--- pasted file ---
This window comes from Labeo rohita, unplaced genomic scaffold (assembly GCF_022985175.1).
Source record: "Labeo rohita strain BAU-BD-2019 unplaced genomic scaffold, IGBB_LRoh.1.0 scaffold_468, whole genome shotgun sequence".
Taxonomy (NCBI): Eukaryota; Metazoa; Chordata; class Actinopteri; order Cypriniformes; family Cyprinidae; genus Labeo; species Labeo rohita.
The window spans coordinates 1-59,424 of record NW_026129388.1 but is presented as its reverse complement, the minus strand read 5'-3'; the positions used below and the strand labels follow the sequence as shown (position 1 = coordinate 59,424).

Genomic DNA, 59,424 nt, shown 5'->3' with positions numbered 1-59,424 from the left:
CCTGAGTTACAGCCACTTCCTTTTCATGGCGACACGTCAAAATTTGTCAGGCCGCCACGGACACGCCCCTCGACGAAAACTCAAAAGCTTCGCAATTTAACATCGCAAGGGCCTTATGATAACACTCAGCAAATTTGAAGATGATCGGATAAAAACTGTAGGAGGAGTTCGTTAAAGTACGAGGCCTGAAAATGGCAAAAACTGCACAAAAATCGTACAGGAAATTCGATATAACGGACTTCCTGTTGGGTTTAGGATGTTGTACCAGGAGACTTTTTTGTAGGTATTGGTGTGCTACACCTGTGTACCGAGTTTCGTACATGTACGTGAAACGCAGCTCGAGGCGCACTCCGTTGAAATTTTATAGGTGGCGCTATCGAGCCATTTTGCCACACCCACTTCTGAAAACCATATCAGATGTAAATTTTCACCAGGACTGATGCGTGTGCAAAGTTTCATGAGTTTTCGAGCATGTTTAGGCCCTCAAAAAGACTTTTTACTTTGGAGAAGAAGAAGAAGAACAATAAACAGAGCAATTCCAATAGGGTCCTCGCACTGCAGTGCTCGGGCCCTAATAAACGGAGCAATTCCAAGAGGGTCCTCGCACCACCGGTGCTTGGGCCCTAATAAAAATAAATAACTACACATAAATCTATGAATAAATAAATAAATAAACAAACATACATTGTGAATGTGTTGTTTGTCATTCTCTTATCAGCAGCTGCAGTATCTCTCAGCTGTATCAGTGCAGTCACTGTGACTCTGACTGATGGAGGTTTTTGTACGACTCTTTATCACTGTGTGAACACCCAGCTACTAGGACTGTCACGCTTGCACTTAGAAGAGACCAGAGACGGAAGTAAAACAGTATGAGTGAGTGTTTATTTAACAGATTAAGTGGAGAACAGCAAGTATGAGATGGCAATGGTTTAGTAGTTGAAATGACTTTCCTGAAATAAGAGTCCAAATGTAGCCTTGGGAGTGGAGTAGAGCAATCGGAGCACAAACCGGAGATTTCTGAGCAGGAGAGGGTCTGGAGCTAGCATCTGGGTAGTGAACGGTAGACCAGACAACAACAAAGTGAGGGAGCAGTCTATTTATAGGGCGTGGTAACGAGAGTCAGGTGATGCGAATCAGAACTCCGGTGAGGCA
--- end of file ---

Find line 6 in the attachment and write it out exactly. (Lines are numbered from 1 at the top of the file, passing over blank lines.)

CCTGAGTTACAGCCACTTCCTTTTCATGGCGACACGTCAAAATTTGTCAGGCCGCCACGGACACGCCCCTCGACGAAAACTCAAAAGCTTCGCAATTTAACATCGCAAGGGCCTTATGATAACACTCAGCAAATTTGAAGATGATCGGATAAAAACTGTAGGAGGAGTTCGTTAAAGTACGAGGCCTGAAAATGGCAAAAACTGCACAAAAATCGTACAGGAAATTCGATATAACGGACTTCCTGTTGGGTTTAGGATGTTGTACCAGGAGACTTTTTTGTAGGTATTGGTGTGCTACACCTGTGTACCGAGTTTCGTACATGTACGTGAAACGCAGCTCGAGGCGCACTCCGTTGAAATTTTATAGGTGGCGCTATCGAGCCATTTTGCCACACCCACTTCTGAAAACCATATCAGATGTAAATTTTCACCAGGACTGATGCGTGTGCAAAGTTTCATGAGTTTTCGAGCATGTTTAGGCCCTCAAAAAGACTTTTTACTTTGGAGAAGAAGAAGAAGAACAATAAACAGAGCAATTCCAATAGGGTCCTCGCACTGCAGTGCTCGGGCCCTAATAAACGGAGCAATTCCAAGAGGGTCCTCGCACCACCGGTGCTTGGGCCCTAATAAAAATAAATAACTACACATAAATCTATGAATAAATAAATAAATAAACAAACATACATTGTGAATGTGTTGTTTGTCATTCTCTTATCAGCAGCTGCAGTATCTCTCAGCTGTATCAGTGCAGTCACTGTGACTCTGACTGATGGAGGTTTTTGTACGACTCTTTATCACTGTGTGAACACCCAGCTACTAGGACTGTCACGCTTGCACTTAGAAGAGACCAGAGACGGAAGTAAAACAGTATGAGTGAGTGTTTATTTAACAGATTAAGTGGAGAACAGCAAGTATGAGATGGCAATGGTTTAGTAGTTGAAATGACTTTCCTGAAATAAGAGTCCAAATGTAGCCTTGGGAGTGGAGTAGAGCAATCGGAGCACAAACCGGAGATTTCTGAGCAGGAGAGGGTCTGGAGCTAGCATCTGGGTAGTGAACGGTAGACCAGACAACAACAAAGTGAGGGAGCAGTCTATTTATAGGGCGTGGTAACGAGAGTCAGGTGATGCGAATCAGAACTCCGGTGAGGCA